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Discovering the importance of lateral CO2 transport from a temperate spruce forest


Jungkunst,  H. F.
Department Biogeochemical Processes, Prof. E.-D. Schulze, Max Planck Institute for Biogeochemistry, Max Planck Society;

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Fiedler, S., Höll, B. S., & Jungkunst, H. F. (2006). Discovering the importance of lateral CO2 transport from a temperate spruce forest. Science of the Total Environment, 368(2-3), 909-915. doi:10.1016/j.scitotenv.2006.03.038.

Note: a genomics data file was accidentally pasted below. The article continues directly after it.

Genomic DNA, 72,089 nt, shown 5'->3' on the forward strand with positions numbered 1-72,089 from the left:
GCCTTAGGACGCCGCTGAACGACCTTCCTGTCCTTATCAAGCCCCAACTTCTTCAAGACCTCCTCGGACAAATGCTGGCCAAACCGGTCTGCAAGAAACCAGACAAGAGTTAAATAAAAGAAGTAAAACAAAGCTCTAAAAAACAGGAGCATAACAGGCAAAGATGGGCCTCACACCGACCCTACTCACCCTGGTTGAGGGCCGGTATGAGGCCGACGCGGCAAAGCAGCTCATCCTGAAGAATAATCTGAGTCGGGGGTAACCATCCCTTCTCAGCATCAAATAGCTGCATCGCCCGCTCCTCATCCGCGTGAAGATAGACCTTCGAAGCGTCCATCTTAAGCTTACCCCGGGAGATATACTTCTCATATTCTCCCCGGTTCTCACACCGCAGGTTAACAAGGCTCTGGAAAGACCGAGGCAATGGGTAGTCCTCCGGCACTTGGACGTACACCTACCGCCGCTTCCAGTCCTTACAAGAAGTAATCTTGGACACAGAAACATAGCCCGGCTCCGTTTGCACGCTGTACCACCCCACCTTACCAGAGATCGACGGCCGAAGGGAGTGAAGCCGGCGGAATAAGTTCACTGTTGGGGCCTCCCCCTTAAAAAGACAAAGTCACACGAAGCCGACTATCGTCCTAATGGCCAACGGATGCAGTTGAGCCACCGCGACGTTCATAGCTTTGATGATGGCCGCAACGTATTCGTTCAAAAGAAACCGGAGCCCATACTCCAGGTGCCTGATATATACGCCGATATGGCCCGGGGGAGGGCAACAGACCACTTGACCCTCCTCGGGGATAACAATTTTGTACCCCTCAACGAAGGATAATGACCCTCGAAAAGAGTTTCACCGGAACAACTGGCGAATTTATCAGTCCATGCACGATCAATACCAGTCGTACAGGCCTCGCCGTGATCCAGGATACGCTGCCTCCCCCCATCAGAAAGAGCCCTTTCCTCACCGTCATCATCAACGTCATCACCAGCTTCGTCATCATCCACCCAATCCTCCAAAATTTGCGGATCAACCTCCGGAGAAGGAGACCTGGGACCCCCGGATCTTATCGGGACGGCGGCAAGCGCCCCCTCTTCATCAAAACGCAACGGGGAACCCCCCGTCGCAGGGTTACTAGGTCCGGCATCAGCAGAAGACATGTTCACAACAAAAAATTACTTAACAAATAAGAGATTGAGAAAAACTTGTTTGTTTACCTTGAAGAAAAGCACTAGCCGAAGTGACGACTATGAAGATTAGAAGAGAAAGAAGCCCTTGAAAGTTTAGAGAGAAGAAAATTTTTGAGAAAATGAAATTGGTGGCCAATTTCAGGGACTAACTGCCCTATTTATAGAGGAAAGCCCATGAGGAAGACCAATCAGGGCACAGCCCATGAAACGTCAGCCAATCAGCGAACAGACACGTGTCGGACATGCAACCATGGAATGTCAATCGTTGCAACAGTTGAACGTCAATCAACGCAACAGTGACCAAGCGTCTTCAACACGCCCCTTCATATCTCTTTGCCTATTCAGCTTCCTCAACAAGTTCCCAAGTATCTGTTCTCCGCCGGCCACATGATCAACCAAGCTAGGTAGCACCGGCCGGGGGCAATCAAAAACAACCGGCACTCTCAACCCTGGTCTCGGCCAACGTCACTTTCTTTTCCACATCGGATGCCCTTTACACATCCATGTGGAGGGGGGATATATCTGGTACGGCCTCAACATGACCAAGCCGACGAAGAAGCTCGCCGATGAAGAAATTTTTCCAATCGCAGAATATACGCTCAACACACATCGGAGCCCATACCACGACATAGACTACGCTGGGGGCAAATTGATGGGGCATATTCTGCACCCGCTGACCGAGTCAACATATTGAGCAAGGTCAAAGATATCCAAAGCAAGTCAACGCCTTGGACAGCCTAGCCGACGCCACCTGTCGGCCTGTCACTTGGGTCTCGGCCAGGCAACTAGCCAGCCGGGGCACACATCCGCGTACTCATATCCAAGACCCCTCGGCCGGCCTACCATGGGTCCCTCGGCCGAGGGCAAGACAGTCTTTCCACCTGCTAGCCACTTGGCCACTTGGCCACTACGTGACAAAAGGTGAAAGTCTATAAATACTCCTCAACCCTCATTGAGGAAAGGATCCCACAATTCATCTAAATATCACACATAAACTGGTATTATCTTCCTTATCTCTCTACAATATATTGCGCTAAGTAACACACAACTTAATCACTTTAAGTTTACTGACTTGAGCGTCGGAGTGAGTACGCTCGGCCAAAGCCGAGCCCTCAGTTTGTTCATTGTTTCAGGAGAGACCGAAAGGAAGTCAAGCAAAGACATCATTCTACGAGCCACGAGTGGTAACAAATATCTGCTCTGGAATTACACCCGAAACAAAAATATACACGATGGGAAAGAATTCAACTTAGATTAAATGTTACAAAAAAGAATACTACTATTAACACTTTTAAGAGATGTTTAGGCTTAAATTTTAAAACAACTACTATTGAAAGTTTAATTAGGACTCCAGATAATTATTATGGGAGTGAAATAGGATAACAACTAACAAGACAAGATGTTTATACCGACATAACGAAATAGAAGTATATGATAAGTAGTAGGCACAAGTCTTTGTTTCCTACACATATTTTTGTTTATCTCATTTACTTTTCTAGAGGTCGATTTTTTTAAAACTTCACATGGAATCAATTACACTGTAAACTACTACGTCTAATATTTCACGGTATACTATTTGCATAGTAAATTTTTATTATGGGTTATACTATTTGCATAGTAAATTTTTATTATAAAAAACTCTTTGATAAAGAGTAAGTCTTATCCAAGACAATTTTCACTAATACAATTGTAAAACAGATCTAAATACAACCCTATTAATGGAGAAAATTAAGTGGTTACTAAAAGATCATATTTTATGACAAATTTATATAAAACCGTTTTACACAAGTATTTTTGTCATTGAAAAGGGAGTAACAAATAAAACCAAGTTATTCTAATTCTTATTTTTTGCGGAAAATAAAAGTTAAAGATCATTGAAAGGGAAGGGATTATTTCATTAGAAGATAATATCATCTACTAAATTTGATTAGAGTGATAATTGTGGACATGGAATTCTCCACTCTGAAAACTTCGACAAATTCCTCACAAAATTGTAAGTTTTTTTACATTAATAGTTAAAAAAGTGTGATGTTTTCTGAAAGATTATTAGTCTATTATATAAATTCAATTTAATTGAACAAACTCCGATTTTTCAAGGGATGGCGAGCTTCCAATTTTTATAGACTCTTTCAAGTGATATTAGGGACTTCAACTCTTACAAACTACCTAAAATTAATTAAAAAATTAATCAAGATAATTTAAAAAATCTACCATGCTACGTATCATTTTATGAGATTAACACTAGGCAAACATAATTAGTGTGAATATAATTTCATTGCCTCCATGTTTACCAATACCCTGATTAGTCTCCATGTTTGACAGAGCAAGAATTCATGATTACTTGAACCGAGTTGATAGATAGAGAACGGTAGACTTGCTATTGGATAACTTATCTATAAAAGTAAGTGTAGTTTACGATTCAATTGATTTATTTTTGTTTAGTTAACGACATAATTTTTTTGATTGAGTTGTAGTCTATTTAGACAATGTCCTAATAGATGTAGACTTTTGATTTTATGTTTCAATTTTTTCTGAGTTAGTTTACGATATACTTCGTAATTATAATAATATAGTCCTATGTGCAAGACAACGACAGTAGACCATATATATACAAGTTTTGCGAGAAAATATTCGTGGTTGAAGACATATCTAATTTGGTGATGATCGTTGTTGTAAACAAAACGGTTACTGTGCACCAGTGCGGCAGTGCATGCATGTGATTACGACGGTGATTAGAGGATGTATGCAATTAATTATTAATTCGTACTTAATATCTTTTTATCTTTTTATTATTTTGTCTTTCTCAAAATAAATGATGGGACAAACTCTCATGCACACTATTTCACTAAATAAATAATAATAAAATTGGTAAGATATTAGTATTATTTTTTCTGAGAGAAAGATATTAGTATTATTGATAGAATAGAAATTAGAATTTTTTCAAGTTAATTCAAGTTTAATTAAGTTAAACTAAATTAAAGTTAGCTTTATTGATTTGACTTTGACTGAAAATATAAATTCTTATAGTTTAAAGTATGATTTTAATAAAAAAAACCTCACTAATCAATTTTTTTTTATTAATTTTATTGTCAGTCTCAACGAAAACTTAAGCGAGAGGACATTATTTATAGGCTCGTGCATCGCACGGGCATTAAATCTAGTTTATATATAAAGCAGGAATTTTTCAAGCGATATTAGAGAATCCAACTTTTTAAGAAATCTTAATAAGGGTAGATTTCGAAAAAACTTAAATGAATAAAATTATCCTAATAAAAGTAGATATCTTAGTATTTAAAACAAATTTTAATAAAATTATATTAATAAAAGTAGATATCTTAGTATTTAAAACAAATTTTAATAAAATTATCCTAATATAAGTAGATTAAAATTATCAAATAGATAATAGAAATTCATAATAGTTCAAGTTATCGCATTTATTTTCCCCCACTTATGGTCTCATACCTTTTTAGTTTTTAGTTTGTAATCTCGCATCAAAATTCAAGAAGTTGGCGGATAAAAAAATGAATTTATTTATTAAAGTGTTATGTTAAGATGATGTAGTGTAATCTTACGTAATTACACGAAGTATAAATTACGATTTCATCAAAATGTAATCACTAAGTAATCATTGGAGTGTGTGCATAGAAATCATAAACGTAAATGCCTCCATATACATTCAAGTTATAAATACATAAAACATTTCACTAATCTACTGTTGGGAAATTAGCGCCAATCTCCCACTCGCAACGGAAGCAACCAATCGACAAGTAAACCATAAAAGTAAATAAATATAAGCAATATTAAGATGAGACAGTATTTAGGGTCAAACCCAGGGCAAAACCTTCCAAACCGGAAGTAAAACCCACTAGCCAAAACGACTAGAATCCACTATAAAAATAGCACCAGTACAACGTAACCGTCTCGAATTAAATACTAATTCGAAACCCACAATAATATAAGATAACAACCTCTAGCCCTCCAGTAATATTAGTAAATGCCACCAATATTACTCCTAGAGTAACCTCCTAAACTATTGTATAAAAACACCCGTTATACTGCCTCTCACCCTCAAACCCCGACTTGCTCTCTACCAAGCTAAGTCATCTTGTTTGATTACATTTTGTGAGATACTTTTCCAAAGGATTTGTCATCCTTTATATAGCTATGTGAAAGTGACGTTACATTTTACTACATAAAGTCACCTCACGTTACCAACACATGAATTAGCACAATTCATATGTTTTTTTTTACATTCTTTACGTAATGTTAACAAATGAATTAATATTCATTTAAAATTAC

Our study investigated the concentration of dissolved carbon at the point when water leaves the pedosphere and whether this amount represents a significant proportion of terrestrial carbon cycling. The investigations were carried out in a temperate forest catchment (Black Forest, Germany) over a period of I year. The annual export of dissolved C compounds (14.4 g C m(-2) year I) was dominated by CO2 (9.7 vs. 4.7 g C m(-2) year(-1) DOC). Even though the direct CO2 degassing at the spring was inferior (0.4 kg C year(-1)), considerably lower CO2 concentrations were measured 17 m downstream of the spring. This shows that a large proportion of dissolved CO2 (93%) originating from the pedosphere is not captured anymore within a short distance from the spring. The measured lateral C-transport was in the same order of magnitude as reported for the net ecosystem exchange (NEE) observed for German spruce forests (-4 to -55 g C m(-2) year(-1)). Therefore, the results clearly demonstrated that the lateral transport of dissolved carbon can be a significant part of terrestrial carbon budgets and for this study site CO2 was dominating this 'indirect' pathway. However, for generalisation, it is important to extend this investigation to other landscapes and climatic zones. (c) 2006 Elsevier B.V All rights reserved. [References: 30]